Download: The Tech Beginner’s Guide to Finding the Right Coding Bootcamp

This free downloadable guide is your resources for the most frequently asked questions about where to learn to code, how to fit a coding bootcamp into your schedule, what you’ll learn, and how to pay for it.

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The tech industry is a pervasive part of our lives — from smartphone apps and drones to big data that companies use to make decisions about the future — tech is everywhere. Tech careers can be exciting and fulfilling, plus they often offer higher paychecks and more flexible lifestyles allowing for remote work, and perks such as free lunch, massages, and kombucha on tap.

Getting ready for a career in tech means finding the right training, but things can get confusing when you start your online research. There are tons of intensive training programs that promise to help you quickly learn the skills in order to start your next career soon—and they’re all a little different.

Sorting out the programs, understanding what they offer, and choosing the best course can be a challenge.

This eBook is your guide to the most frequently asked questions about where to learn to code, how to fit a coding bootcamp into your schedule, what you’ll learn, and how to pay for it.

What is a coding bootcamp?

A coding bootcamp is an intensive training course that teaches beginners to code and gives them the practical skills they’ll need to land a tech job. More than 33,000 U.S. adults graduated from bootcamps in 2019, according to Career Karma, and the number of bootcamp students is on the rise.

Bootcamps take only a few months to complete, as opposed to going back to university for four years, and bootcamps typically have more intensive job-placement support than a college or university. Those are two big reasons that working adults seek out bootcamps when they want to change careers.

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And don’t forget the cost difference. College can cost upwards of $99,000 plus fees, where many bootcamp programs can be completed for less than $20,000.

Should you teach yourself to code for free?

Good question. There are plenty of free resources online to help you learn to code. In fact, some bootcamps offer free coding lessons for beginners in HTML & CSS, JavaScript, Ruby, and API Integration. These free lessons are a great way to see if you like the work before committing to a coding bootcamp.

That said, paid software engineering training courses offer benefits you don’t get when you’re learning on your own. For instance, if you want to learn coding in order to get a job, some employers will prefer the kind of formal training you get at a bootcamp.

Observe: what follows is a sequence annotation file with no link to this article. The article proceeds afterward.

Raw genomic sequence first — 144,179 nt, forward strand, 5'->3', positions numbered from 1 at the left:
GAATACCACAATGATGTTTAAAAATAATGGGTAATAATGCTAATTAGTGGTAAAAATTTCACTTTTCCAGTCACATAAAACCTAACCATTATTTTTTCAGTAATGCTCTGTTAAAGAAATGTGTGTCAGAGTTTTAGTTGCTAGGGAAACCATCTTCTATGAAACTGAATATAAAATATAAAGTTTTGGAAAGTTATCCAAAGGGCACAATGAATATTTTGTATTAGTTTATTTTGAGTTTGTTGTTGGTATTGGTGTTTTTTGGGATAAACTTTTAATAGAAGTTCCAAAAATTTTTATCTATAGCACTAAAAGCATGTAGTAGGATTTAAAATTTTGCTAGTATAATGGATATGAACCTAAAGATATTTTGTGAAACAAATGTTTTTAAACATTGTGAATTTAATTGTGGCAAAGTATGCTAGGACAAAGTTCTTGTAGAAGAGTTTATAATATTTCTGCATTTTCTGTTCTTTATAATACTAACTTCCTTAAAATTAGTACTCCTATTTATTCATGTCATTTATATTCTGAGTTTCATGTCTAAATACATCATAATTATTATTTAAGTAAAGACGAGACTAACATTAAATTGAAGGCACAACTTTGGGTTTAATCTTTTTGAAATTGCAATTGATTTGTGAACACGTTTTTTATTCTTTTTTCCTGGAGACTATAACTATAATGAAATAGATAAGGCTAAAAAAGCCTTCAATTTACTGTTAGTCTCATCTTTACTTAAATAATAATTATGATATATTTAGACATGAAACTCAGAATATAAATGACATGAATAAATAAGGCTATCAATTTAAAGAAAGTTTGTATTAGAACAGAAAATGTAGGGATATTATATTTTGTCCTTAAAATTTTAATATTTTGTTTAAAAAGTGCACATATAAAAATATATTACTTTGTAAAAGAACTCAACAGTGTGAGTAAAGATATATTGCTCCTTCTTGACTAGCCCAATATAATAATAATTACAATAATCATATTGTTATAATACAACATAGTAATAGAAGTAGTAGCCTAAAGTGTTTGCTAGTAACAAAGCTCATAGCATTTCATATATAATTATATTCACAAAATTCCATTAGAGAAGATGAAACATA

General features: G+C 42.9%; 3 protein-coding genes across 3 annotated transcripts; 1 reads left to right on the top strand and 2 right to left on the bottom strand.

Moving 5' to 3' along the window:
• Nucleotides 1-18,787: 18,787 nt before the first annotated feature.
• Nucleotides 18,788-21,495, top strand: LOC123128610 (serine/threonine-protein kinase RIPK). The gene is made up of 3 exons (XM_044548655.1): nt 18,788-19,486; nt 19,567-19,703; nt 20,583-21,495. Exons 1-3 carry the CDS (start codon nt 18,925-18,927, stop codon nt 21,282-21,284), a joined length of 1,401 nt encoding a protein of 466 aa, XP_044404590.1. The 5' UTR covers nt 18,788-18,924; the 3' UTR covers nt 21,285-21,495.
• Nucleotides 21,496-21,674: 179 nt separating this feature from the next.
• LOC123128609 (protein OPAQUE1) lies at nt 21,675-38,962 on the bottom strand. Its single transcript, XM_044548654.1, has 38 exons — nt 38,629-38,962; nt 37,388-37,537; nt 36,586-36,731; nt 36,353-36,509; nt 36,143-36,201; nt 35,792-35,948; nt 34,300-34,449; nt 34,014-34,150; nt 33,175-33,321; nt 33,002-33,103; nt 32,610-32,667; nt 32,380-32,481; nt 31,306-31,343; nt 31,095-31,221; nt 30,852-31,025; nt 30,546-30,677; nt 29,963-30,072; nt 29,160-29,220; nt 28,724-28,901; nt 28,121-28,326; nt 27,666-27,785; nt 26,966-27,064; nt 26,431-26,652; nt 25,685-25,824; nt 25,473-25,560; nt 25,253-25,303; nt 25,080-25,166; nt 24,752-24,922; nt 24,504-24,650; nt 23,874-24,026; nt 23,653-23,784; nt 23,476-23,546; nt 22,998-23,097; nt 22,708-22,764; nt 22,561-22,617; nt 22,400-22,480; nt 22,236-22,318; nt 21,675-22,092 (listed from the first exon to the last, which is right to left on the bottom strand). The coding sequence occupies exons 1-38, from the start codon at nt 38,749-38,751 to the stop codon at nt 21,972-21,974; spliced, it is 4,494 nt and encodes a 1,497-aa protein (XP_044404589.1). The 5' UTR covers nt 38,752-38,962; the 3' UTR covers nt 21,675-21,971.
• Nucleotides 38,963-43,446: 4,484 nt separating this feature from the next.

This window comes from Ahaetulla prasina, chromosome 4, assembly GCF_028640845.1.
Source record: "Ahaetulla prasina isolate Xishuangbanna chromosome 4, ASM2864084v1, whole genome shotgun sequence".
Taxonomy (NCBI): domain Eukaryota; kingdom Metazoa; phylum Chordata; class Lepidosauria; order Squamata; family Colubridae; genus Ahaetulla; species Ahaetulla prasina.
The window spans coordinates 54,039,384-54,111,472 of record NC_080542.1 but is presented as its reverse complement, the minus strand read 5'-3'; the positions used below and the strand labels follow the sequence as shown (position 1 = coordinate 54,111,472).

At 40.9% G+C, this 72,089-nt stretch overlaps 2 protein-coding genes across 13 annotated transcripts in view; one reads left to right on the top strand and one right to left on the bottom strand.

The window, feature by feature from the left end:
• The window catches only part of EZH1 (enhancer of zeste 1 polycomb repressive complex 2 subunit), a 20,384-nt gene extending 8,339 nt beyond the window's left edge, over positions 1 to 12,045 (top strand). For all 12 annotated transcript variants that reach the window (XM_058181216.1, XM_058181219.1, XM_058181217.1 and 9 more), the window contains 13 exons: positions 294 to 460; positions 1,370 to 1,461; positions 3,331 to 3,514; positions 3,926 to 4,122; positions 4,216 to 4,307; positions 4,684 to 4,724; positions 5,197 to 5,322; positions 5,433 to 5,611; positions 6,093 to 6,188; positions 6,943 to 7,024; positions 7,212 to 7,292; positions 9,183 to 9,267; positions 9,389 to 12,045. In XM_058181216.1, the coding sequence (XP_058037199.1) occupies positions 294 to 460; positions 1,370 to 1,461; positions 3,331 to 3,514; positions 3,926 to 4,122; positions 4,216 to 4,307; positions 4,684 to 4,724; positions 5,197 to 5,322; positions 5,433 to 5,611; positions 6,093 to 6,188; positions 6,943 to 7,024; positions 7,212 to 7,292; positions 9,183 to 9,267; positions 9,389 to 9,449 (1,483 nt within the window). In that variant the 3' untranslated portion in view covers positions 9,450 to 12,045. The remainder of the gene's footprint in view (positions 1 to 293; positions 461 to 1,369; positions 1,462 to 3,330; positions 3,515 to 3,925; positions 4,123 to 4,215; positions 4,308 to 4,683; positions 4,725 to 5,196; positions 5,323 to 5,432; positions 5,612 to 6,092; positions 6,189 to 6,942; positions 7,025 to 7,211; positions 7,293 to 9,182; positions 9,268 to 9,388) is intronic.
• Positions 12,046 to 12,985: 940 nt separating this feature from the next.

Benefits of learning in a coding bootcamp

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1. A supportive learning environment & community

Whether you do your bootcamp in person or online, a good school will make sure you have opportunities to engage with your learning community, including:

  • Interactions with your instructor, in person or over video and chat.
  • Group projects and paired programming sessions with your classmates.
  • Dedicated chat channels, panel discussions, and project showcases.

Learning from an instructor can help you move past stumbling blocks you might run into learning on your own. Collaborating with your peers is excellent practice for a career in tech.

2. Practical instruction with real-world problems

Building UIs for web apps, debugging code, creating reusable objects, and building HTTP servers are just a few of the projects students can take on during our Software Engineering course. For most students, these kinds of hands-on tasks are easier to learn with guidance from an experienced instructor and input from other students.

3. Individual career coaching and a proven job-search framework

Some bootcamps offer career coaching before you graduate and for months after. But the best  bootcamps will include 1:1 coaching for students so they can land a great first job in their new career.

For example, Flatiron School’s career coaches start working with students about 30 days before graduation and offer support for 180 days after graduation.

4. A verified record of graduate job placements and salaries

Because of the intensive training, job-ready portfolio, and career guidance—and the fact that bootcamp students are highly motivated—bootcamp graduates typically have a good track record of getting hired quickly in their new industry.

Of course, results can vary, and each school is a little different. Before you choose a course, look for their most recent jobs report. It should include the percentage of new graduates who accepted a job in their field within a year and the average starting salary for new graduates. Ideally, the school will have a third party verify their numbers.